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So many questions, such an imagination, endless speculation: the child seems to be a natural philosopher--until the ripe old age of eight or nine, when the spirit of inquiry mysteriously fades. What happened? Was it something we did--or didn't do? Was the child truly the philosophical being he once seemed? Gareth Matthews takes up these concerns in The Philosophy of Childhood, a searching account of children's philosophical potential and of childhood as an area of philosophical inquiry. Seeking a philosophy that represents the range and depth of children's inquisitive minds, Matthews explores both how children think and how we, as adults, think about them. Adult preconceptions about the mental life of children tend to discourage a child's philosophical bent, Matthews suggests, and he probes the sources of these limiting assumptions: restrictive notions of maturation and conceptual development; possible lapses in episodic memory; the experience of identity and growth as "successive selves," which separate us from our own childhoods. By exposing the underpinnings of our adult views of childhood, Matthews, a philosopher and longtime advocate of children's rights, clears the way for recognizing the philosophy of childhood as a legitimate field of inquiry. He then conducts us through various influential models for understanding what it is to be a child, from the theory that individual development recapitulates the development of the human species to accounts of moral and cognitive development, including Piaget's revolutionary model. The metaphysics of playdough, the authenticity of children's art, the effects of divorce and intimations of mortality on a child--all have a place in Matthews's rich discussion of the philosophical nature of childhood. His book will prompt us to reconsider the distinctions we make about development and the competencies of mind, and what we lose by denying childhood its full philosophical breadth.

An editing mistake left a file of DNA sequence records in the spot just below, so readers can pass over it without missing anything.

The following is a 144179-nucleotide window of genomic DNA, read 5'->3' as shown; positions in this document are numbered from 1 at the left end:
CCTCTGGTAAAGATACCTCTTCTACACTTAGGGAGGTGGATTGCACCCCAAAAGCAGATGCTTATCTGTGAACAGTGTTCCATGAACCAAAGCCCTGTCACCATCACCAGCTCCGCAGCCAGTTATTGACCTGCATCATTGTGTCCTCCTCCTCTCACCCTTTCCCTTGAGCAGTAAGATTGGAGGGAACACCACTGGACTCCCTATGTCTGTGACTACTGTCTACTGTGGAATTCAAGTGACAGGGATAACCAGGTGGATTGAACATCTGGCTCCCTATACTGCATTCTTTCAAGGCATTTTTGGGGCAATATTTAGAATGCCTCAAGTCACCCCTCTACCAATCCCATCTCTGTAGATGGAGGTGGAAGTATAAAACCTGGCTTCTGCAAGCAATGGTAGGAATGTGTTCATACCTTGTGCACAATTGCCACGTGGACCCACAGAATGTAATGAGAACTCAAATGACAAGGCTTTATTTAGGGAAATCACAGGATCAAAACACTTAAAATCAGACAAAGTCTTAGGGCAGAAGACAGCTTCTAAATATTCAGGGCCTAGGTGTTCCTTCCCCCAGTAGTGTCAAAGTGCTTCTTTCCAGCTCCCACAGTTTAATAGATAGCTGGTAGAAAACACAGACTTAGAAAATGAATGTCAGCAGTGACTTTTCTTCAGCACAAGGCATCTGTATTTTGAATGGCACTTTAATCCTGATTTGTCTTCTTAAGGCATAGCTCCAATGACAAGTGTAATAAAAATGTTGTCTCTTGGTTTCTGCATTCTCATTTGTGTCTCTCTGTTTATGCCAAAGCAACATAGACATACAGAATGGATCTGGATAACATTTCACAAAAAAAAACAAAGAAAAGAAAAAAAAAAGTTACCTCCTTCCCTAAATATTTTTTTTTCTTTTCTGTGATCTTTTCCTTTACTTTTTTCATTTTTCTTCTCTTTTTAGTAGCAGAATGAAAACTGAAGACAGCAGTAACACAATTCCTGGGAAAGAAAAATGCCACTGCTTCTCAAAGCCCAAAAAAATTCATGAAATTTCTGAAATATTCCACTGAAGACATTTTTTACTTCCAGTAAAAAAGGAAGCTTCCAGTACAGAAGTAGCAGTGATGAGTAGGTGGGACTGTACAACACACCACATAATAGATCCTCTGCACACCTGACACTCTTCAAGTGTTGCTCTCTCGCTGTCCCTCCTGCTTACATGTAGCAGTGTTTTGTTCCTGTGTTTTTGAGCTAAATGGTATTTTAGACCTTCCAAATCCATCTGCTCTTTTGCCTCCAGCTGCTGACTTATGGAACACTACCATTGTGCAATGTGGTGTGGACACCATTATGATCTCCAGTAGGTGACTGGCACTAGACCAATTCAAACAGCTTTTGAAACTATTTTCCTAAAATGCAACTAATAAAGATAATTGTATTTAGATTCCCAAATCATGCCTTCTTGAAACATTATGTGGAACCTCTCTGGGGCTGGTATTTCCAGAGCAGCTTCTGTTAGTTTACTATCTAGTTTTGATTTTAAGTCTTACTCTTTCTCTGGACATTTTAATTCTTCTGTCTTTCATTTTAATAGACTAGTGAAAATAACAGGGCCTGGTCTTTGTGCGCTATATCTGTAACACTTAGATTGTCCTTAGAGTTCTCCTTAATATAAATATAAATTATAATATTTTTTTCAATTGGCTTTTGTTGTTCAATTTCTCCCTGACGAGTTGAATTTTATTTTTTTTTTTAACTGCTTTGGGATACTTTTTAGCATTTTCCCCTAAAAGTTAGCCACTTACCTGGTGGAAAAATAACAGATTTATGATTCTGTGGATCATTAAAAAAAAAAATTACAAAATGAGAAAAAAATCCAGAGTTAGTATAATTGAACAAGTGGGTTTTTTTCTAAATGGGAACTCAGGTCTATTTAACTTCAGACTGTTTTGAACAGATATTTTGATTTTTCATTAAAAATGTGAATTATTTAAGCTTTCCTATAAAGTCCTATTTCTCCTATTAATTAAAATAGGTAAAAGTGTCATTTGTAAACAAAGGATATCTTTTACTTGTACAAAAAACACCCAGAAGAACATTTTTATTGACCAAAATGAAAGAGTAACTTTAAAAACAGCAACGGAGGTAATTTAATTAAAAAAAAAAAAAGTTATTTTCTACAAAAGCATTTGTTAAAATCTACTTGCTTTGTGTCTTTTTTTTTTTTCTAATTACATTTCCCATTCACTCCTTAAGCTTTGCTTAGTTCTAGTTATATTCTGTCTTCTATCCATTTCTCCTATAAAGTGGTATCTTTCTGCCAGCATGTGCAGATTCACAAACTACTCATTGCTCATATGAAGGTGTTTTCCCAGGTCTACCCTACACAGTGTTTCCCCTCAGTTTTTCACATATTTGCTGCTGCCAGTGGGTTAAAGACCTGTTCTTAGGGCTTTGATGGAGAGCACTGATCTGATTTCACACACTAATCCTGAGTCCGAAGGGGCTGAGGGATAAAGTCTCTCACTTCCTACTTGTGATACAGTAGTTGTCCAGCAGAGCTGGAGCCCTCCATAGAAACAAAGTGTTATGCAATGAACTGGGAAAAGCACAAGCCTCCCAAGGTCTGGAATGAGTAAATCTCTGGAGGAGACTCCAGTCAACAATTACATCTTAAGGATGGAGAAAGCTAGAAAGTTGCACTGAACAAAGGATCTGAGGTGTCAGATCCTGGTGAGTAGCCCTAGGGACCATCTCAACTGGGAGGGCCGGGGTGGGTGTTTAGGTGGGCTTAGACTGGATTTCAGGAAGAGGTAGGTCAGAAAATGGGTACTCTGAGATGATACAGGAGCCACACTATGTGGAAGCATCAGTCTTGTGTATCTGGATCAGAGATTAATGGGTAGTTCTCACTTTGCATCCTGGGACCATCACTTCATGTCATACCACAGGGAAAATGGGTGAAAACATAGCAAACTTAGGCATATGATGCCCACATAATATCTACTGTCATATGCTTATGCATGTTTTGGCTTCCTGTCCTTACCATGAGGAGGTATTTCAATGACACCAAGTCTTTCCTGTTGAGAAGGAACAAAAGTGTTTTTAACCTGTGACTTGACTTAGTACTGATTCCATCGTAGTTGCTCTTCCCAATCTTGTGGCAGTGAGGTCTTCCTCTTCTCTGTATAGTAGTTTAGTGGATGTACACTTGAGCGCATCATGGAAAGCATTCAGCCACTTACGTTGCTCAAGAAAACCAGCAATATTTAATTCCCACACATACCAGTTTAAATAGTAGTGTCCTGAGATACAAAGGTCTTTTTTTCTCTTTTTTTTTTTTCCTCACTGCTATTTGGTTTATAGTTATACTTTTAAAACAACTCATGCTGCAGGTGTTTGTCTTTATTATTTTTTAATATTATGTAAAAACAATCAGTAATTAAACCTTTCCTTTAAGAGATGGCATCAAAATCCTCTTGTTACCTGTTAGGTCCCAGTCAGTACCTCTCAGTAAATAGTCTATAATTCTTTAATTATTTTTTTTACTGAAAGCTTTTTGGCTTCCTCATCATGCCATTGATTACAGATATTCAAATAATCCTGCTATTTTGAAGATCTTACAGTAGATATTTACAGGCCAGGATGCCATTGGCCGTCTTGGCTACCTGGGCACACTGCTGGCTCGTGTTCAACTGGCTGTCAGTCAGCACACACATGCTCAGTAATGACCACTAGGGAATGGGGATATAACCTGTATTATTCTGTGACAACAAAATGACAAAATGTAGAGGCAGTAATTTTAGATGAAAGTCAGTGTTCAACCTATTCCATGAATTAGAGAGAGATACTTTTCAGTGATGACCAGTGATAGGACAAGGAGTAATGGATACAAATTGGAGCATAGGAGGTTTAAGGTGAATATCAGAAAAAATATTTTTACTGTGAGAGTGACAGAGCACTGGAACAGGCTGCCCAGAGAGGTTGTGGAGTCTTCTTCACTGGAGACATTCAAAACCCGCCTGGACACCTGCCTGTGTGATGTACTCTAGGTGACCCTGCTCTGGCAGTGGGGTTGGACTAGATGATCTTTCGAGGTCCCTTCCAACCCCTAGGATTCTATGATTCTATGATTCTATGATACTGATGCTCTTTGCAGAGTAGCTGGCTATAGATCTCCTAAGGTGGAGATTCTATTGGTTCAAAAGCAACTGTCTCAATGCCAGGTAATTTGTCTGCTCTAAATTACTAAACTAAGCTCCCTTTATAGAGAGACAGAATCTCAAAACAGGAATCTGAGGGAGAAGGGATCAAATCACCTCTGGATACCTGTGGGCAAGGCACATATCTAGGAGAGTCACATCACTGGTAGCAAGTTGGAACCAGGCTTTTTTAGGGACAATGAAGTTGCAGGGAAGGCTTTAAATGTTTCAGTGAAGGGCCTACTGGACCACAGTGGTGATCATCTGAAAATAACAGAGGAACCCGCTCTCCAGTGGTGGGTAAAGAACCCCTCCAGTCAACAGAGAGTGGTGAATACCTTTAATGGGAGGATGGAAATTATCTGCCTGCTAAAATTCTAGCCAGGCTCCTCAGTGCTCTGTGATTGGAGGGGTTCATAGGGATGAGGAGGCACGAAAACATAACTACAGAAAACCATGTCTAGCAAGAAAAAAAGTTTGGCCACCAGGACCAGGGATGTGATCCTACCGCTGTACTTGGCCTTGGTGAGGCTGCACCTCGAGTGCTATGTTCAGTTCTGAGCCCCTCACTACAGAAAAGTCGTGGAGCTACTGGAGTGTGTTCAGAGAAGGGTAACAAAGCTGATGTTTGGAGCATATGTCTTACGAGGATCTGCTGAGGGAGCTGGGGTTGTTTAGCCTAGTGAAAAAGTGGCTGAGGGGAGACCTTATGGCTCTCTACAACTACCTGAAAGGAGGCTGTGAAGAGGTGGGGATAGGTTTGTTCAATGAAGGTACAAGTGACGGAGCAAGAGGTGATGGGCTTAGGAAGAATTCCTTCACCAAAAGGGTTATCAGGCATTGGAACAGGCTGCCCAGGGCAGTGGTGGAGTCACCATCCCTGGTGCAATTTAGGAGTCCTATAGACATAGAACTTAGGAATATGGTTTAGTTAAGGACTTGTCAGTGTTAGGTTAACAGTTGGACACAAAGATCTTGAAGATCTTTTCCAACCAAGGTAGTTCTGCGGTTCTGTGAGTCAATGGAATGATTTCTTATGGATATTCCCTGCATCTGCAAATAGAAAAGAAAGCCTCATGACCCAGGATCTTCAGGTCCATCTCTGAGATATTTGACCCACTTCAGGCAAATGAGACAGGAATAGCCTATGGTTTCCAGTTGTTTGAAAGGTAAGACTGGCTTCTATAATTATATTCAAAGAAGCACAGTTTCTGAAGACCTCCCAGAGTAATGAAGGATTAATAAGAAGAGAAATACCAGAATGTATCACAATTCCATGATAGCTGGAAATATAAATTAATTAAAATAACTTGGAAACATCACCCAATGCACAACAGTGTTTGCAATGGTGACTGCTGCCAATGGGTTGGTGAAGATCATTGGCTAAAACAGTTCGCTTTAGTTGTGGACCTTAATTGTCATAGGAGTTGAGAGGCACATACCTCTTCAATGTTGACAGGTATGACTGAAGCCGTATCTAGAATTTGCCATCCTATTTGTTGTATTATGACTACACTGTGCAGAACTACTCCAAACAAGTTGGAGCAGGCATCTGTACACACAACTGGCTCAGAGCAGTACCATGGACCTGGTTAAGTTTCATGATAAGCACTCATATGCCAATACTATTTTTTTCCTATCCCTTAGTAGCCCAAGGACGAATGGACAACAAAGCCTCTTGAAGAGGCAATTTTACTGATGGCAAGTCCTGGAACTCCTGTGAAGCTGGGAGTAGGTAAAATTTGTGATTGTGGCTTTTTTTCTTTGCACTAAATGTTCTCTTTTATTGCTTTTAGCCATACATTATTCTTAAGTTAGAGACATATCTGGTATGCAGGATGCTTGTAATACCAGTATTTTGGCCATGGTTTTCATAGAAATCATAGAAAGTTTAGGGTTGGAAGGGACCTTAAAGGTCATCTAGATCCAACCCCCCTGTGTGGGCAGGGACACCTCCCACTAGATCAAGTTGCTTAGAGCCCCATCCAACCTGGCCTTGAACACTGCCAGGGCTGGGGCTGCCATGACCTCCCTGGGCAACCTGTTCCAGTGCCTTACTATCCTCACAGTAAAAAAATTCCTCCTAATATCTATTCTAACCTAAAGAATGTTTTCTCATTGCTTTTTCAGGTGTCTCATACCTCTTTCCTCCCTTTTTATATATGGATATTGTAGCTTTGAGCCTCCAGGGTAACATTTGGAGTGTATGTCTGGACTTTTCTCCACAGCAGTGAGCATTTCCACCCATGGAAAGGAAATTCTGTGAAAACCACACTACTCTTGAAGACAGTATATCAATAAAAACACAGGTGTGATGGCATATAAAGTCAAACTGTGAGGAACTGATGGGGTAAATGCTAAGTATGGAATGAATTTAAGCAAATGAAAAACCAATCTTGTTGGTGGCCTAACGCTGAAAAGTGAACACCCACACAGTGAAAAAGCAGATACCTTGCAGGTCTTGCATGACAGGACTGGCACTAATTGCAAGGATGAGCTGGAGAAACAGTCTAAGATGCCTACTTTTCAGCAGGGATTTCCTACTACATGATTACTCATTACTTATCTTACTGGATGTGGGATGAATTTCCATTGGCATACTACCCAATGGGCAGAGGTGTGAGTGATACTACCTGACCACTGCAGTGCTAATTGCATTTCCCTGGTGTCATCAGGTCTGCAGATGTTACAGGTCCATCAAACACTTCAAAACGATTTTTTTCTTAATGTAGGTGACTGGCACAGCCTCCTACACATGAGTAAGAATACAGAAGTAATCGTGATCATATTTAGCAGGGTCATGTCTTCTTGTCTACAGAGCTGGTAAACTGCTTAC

The Structure of Scientific Revolutions